It’s happening to us again…
It was announced earlier this week that the newest show to get a ticket for the revival train is the aughts lesbian drama The L Word. For those of you who haven’t seen it, I’d like to provide you with a five point primer to what you can expect from the show. For those of us that have seen it, you may want to read this primer, too. It’ll help you remember many things your mind has chosen to forget for its own sake. Me, I can never forget.
1. Pray for a new theme song.
The L Word didn’t have a real theme song for the first season. Turns out that's not because they were spending so much time creating a good one, because what happened to the intro credits in Season Two may or may not be a violation of The Geneva Conventions.
Betty's theme song sounds like a list of what the band saw out of their apartment window during a Pride parade, culminating in a non sequitur stream of gerunds that, during the initial airing, my friends and I Weird Al-ed into a series of bodily functions: "Laughing, loving, pooping, peeing..." It sounded pretty much the same.
2. We lesbians LOVE babies.
In the six seasons of The L Word, one baby was born. However, all six seasons offered year-long storylines about getting pregnant, staying pregnant, having babies, adopting babies and, at one point in the final season, a pregnancy plot involving the only trans character. This is just the tip of the iceberg of cringe as far as the show's one trans storyline, and let me sum that up with this: I told two trans friends that I was writing about The L Word's Max (Daniela Sea), and one replied, “The second worst trans TV representation after Caitlyn [Jenner]” and the other just texted me the poop emoji. So really, they had similar reactions.
3. We lesbians HATE babies.
That only baby? She was kidnapped by one of her moms during a particularly rough separation for the couple, which seemed to alternate like so: even seasons they'd break up, odd seasons they were profoundly in love. During an even season, her moms held her on their laps whilst the dead body of someone she knew was wheeled past her. (She was like four at the time, too, so girl knew what the deal was.) She was otherwise just generally a scene prop, like a precocious puppy or maybe a particularly exotic plant. I don’t have kids. I’m not really interested in ever having kids. But I do regard kids with more thought than these moms, and would at the very least settle my acrimonious divorce out of their earshot and/or distract them with something shiny while the murder in our backyard is cleaned up.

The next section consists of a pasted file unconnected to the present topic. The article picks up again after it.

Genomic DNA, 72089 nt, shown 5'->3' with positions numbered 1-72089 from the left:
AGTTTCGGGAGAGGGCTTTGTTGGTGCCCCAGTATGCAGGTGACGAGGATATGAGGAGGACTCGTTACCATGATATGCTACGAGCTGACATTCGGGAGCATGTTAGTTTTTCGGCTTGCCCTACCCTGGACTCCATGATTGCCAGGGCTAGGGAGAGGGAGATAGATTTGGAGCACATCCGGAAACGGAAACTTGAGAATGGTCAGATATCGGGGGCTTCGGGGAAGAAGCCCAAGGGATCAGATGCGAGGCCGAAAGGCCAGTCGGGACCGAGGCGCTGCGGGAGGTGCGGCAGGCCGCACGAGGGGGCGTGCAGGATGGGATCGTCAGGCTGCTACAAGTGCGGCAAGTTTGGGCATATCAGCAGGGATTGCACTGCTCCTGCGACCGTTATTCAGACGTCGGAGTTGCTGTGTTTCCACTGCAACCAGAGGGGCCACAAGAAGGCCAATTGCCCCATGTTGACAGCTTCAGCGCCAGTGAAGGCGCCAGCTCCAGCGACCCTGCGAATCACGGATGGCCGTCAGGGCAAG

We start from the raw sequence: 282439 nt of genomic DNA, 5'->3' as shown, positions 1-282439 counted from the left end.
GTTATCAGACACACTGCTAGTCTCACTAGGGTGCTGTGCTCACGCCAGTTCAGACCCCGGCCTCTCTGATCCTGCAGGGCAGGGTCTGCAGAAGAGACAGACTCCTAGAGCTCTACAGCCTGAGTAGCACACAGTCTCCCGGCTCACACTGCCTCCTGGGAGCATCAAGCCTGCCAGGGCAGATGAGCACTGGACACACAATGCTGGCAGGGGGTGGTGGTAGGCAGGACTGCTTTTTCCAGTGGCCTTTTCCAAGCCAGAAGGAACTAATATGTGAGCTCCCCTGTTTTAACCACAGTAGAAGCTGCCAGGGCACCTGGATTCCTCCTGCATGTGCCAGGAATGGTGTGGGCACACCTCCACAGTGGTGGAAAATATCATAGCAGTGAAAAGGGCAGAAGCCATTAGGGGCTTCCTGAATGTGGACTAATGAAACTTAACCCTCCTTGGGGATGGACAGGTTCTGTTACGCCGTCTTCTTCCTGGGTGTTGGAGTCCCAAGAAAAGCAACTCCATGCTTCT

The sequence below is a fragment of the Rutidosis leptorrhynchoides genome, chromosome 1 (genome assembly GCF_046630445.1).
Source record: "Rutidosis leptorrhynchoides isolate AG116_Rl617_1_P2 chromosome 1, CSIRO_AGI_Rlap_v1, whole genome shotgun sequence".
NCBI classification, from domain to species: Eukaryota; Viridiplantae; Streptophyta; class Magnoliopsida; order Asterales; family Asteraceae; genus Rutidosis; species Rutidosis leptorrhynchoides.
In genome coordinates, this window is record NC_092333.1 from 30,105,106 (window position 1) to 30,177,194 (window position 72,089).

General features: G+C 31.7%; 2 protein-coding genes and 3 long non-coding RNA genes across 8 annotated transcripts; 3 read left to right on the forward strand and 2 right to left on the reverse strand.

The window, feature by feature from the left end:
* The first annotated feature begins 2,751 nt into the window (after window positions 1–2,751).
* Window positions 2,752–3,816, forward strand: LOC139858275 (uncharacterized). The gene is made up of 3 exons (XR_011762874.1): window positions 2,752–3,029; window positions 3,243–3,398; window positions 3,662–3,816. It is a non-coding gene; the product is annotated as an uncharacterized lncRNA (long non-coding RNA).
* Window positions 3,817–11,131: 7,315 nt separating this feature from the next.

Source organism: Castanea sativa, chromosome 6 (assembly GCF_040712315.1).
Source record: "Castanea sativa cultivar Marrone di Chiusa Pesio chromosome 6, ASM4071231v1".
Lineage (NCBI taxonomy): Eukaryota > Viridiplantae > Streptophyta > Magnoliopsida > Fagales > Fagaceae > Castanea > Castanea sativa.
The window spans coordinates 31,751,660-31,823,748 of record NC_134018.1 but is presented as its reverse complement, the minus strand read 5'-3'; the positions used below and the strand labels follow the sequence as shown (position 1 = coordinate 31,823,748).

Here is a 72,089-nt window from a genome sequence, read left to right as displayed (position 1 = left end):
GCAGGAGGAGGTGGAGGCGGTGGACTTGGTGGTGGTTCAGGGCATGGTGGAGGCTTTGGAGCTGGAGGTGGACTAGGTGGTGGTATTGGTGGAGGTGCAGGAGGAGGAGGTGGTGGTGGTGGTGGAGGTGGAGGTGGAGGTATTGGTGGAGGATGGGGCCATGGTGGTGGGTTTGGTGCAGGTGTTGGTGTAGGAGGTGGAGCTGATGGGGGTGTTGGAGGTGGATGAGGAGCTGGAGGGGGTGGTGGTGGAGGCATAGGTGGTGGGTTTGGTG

4. Why jump the shark when you can BE the shark?
The L Word was amplified drama for five years. For their final season, though, rather than jump the shark, the writers simply ate their own world. The final season became a murder mystery in which one character died in the season premiere and the rest of the season was built around whodunit. You want to know who did it? ME TOO! We never found out. The last scene is just all of the characters walking away from the police station after their interrogation, smiling, happy to be done with the drama of it all. There may not have been a snow globe involved, but it wasn't far from it. I happened to stumble across footage of my friends and me watching The L Word's series finale, embedded here for your viewing pleasure:
The L Word was MY dog, Ma. I’ll do it.
5. I’ll watch every minute of the revival.
Shane, you’re still the coolest. Bette, va va voom. Alice, please be my best friend. All three actresses (Katherine Moennig, Jennifer Beals and Leisha Hailey, respectively) will be coming back for the revival both in front of and behind the cameras, as well as the original run's co-creator Ilene Chaiken. The show was frustrating, camp, over the top, uneven and inconsistent, but it was ours. It was the first TV show for lesbians, by a lesbian, and let’s be real: very little TV representation outside of supporting roles has been seen ever since. So, welcome back, The L Word. I’m looking forward to yelling at you every week all over again.